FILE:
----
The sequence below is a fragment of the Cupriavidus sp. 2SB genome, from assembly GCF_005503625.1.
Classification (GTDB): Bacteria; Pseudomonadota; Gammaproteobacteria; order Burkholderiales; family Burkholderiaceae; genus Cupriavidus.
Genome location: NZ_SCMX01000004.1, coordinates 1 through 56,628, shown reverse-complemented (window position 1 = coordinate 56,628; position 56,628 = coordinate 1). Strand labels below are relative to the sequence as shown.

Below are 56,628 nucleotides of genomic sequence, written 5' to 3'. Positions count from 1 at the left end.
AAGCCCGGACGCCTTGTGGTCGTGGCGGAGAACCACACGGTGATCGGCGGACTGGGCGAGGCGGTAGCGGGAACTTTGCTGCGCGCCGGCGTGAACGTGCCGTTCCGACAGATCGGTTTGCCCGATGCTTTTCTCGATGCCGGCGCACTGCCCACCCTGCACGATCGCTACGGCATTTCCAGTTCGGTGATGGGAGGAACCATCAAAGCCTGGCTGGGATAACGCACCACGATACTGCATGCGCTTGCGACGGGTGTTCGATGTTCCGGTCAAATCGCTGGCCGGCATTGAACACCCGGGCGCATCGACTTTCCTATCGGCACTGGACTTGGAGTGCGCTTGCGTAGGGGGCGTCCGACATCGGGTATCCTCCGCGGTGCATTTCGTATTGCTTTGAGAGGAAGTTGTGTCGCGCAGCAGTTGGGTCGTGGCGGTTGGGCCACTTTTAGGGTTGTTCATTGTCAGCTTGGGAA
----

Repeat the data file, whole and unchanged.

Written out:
The sequence below is a fragment of the Cupriavidus sp. 2SB genome, from assembly GCF_005503625.1.
Classification (GTDB): Bacteria; Pseudomonadota; Gammaproteobacteria; order Burkholderiales; family Burkholderiaceae; genus Cupriavidus.
Genome location: NZ_SCMX01000004.1, coordinates 1 through 56,628, shown reverse-complemented (window position 1 = coordinate 56,628; position 56,628 = coordinate 1). Strand labels below are relative to the sequence as shown.

Below are 56,628 nucleotides of genomic sequence, written 5' to 3'. Positions count from 1 at the left end.
AAGCCCGGACGCCTTGTGGTCGTGGCGGAGAACCACACGGTGATCGGCGGACTGGGCGAGGCGGTAGCGGGAACTTTGCTGCGCGCCGGCGTGAACGTGCCGTTCCGACAGATCGGTTTGCCCGATGCTTTTCTCGATGCCGGCGCACTGCCCACCCTGCACGATCGCTACGGCATTTCCAGTTCGGTGATGGGAGGAACCATCAAAGCCTGGCTGGGATAACGCACCACGATACTGCATGCGCTTGCGACGGGTGTTCGATGTTCCGGTCAAATCGCTGGCCGGCATTGAACACCCGGGCGCATCGACTTTCCTATCGGCACTGGACTTGGAGTGCGCTTGCGTAGGGGGCGTCCGACATCGGGTATCCTCCGCGGTGCATTTCGTATTGCTTTGAGAGGAAGTTGTGTCGCGCAGCAGTTGGGTCGTGGCGGTTGGGCCACTTTTAGGGTTGTTCATTGTCAGCTTGGGAA